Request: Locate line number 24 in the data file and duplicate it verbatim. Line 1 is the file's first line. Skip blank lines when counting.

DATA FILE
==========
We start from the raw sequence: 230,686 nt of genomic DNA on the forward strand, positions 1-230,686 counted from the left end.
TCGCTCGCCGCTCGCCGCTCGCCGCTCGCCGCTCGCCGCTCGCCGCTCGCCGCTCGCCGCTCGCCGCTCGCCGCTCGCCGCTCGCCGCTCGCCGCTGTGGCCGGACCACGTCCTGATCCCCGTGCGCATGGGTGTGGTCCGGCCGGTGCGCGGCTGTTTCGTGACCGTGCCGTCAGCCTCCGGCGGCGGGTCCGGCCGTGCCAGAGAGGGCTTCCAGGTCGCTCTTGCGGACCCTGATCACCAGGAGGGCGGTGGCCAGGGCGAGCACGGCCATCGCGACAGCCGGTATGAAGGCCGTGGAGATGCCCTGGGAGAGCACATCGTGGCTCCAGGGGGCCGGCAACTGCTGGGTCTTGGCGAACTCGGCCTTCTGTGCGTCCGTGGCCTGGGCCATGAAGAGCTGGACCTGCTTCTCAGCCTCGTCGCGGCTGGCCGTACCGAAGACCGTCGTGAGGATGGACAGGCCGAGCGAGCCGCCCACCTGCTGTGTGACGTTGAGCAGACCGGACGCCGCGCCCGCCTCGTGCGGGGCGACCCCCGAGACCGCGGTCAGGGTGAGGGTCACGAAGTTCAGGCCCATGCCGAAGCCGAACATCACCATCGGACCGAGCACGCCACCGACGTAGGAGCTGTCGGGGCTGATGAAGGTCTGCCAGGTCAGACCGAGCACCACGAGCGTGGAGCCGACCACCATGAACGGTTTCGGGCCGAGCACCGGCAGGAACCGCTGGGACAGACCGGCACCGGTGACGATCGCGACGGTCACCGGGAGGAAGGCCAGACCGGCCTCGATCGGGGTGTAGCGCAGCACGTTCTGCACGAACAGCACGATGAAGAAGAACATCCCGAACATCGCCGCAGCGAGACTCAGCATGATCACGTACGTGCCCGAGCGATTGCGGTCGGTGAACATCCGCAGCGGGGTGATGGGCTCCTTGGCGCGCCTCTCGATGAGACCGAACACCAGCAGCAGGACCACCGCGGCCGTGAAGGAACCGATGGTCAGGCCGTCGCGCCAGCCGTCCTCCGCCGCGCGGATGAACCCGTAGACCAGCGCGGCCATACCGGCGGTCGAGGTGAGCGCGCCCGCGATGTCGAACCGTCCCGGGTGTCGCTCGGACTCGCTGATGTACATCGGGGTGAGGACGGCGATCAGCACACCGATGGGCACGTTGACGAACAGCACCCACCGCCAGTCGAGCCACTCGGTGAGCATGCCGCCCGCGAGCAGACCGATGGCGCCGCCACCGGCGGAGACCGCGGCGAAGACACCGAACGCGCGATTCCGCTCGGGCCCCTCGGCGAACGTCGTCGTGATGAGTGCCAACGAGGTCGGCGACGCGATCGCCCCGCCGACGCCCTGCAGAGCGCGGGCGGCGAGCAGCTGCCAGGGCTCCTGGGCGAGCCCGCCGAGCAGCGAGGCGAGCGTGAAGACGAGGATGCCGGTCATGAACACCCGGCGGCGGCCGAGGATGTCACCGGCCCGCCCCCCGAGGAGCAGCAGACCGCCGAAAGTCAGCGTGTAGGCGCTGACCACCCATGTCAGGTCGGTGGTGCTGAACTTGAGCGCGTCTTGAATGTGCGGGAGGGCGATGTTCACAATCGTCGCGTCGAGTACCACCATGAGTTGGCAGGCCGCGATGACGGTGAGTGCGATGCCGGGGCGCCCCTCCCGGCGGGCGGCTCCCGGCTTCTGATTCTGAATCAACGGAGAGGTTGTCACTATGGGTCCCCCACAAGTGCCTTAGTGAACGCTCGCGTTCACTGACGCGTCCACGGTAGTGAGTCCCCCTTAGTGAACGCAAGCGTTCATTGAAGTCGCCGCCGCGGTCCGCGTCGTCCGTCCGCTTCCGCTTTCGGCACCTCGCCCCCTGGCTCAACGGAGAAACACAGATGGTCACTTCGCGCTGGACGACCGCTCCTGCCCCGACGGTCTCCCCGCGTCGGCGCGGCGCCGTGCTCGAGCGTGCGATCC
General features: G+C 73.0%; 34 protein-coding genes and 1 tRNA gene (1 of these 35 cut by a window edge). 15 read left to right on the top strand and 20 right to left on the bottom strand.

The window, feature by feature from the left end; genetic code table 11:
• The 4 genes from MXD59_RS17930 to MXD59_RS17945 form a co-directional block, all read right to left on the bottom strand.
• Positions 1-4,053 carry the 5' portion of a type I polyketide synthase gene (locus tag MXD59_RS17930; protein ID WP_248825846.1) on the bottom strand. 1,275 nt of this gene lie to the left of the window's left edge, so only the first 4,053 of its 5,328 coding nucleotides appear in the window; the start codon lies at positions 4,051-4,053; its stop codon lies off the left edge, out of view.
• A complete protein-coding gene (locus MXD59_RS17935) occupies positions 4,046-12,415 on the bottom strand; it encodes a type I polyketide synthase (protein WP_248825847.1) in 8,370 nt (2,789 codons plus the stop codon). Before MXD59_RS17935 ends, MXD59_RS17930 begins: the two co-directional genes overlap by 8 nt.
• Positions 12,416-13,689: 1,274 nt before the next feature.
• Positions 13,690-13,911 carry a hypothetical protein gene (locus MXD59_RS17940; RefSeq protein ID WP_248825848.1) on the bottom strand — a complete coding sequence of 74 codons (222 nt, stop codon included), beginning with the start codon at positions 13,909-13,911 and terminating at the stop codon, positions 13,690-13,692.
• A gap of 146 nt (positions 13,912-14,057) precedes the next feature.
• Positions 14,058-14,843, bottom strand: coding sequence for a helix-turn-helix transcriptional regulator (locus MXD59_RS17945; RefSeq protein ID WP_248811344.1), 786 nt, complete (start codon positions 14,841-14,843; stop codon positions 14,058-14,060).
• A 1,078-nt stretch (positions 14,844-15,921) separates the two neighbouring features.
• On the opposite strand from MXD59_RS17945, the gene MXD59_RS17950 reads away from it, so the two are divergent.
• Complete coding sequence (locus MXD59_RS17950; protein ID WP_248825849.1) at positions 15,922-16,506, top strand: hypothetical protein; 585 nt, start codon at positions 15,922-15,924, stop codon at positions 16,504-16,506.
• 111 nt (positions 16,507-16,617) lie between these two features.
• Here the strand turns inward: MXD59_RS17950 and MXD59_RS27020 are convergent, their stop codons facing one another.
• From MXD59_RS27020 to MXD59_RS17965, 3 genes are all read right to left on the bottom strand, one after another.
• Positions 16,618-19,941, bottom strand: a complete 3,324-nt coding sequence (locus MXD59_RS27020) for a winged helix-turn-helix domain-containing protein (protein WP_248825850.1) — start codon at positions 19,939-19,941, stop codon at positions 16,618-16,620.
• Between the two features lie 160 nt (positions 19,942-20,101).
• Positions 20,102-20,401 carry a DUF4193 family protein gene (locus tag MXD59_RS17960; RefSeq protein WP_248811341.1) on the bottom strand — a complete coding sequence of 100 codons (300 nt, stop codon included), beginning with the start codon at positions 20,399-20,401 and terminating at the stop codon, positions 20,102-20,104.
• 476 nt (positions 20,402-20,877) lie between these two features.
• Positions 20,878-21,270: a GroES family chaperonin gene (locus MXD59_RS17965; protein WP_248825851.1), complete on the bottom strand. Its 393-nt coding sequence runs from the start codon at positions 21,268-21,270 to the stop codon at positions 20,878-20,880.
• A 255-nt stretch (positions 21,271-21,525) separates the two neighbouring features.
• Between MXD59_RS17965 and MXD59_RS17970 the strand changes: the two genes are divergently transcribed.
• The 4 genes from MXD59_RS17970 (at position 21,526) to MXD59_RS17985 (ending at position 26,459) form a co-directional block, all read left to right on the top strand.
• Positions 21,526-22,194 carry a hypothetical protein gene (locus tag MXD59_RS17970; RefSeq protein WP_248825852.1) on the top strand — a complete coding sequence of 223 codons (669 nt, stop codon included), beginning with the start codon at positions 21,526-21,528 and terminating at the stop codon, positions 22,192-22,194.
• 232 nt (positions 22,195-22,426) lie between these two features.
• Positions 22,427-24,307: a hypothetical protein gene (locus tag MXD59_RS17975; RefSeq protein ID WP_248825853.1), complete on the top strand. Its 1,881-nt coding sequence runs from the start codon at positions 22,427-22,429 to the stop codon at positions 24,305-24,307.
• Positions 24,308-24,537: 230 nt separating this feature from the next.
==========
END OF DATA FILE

• Between MXD59_RS17965 and MXD59_RS17970 the strand changes: the two genes are divergently transcribed.